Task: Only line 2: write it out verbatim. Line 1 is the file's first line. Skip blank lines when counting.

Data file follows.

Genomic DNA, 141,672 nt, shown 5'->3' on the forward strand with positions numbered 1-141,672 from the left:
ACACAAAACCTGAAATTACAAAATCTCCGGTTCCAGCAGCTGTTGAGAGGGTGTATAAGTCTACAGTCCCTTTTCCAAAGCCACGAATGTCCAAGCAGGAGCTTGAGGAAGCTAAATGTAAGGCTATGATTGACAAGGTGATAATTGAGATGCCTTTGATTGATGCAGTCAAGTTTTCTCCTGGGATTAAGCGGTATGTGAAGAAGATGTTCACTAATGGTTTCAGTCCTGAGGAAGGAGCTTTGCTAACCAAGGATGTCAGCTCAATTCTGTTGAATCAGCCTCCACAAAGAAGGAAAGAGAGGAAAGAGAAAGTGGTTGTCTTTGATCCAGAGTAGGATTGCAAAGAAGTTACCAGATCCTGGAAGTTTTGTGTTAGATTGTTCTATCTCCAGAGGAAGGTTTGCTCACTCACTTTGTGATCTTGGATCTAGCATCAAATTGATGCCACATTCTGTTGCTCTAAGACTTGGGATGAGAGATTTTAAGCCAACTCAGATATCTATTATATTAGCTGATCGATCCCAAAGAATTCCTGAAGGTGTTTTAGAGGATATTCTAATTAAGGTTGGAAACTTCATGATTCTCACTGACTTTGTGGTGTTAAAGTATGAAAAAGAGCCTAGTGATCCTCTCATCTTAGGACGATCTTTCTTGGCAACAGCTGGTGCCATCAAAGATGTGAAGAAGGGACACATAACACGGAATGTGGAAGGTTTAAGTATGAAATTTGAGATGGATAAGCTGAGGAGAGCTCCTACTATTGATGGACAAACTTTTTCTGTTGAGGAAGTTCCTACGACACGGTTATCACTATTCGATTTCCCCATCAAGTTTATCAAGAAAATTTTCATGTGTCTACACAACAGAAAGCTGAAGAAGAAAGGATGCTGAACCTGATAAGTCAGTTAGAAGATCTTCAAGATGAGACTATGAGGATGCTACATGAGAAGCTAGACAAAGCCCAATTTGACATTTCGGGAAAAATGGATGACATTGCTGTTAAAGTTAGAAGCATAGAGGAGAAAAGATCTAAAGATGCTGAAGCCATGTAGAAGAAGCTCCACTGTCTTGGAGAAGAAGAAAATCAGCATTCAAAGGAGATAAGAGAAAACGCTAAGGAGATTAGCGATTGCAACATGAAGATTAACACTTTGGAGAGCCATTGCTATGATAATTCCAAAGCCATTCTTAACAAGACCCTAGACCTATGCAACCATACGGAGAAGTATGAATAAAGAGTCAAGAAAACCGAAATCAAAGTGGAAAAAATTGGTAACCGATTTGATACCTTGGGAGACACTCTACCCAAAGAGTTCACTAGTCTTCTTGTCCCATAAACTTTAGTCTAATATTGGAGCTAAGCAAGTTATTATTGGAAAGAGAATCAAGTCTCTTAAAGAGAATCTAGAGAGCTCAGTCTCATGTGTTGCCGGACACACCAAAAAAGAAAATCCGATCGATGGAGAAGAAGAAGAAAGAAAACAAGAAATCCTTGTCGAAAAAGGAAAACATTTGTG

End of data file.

ACACAAAACCTGAAATTACAAAATCTCCGGTTCCAGCAGCTGTTGAGAGGGTGTATAAGTCTACAGTCCCTTTTCCAAAGCCACGAATGTCCAAGCAGGAGCTTGAGGAAGCTAAATGTAAGGCTATGATTGACAAGGTGATAATTGAGATGCCTTTGATTGATGCAGTCAAGTTTTCTCCTGGGATTAAGCGGTATGTGAAGAAGATGTTCACTAATGGTTTCAGTCCTGAGGAAGGAGCTTTGCTAACCAAGGATGTCAGCTCAATTCTGTTGAATCAGCCTCCACAAAGAAGGAAAGAGAGGAAAGAGAAAGTGGTTGTCTTTGATCCAGAGTAGGATTGCAAAGAAGTTACCAGATCCTGGAAGTTTTGTGTTAGATTGTTCTATCTCCAGAGGAAGGTTTGCTCACTCACTTTGTGATCTTGGATCTAGCATCAAATTGATGCCACATTCTGTTGCTCTAAGACTTGGGATGAGAGATTTTAAGCCAACTCAGATATCTATTATATTAGCTGATCGATCCCAAAGAATTCCTGAAGGTGTTTTAGAGGATATTCTAATTAAGGTTGGAAACTTCATGATTCTCACTGACTTTGTGGTGTTAAAGTATGAAAAAGAGCCTAGTGATCCTCTCATCTTAGGACGATCTTTCTTGGCAACAGCTGGTGCCATCAAAGATGTGAAGAAGGGACACATAACACGGAATGTGGAAGGTTTAAGTATGAAATTTGAGATGGATAAGCTGAGGAGAGCTCCTACTATTGATGGACAAACTTTTTCTGTTGAGGAAGTTCCTACGACACGGTTATCACTATTCGATTTCCCCATCAAGTTTATCAAGAAAATTTTCATGTGTCTACACAACAGAAAGCTGAAGAAGAAAGGATGCTGAACCTGATAAGTCAGTTAGAAGATCTTCAAGATGAGACTATGAGGATGCTACATGAGAAGCTAGACAAAGCCCAATTTGACATTTCGGGAAAAATGGATGACATTGCTGTTAAAGTTAGAAGCATAGAGGAGAAAAGATCTAAAGATGCTGAAGCCATGTAGAAGAAGCTCCACTGTCTTGGAGAAGAAGAAAATCAGCATTCAAAGGAGATAAGAGAAAACGCTAAGGAGATTAGCGATTGCAACATGAAGATTAACACTTTGGAGAGCCATTGCTATGATAATTCCAAAGCCATTCTTAACAAGACCCTAGACCTATGCAACCATACGGAGAAGTATGAATAAAGAGTCAAGAAAACCGAAATCAAAGTGGAAAAAATTGGTAACCGATTTGATACCTTGGGAGACACTCTACCCAAAGAGTTCACTAGTCTTCTTGTCCCATAAACTTTAGTCTAATATTGGAGCTAAGCAAGTTATTATTGGAAAGAGAATCAAGTCTCTTAAAGAGAATCTAGAGAGCTCAGTCTCATGTGTTGCCGGACACACCAAAAAAGAAAATCCGATCGATGGAGAAGAAGAAGAAAGAAAACAAGAAATCCTTGTCGAAAAAGGAAAACATTTGTG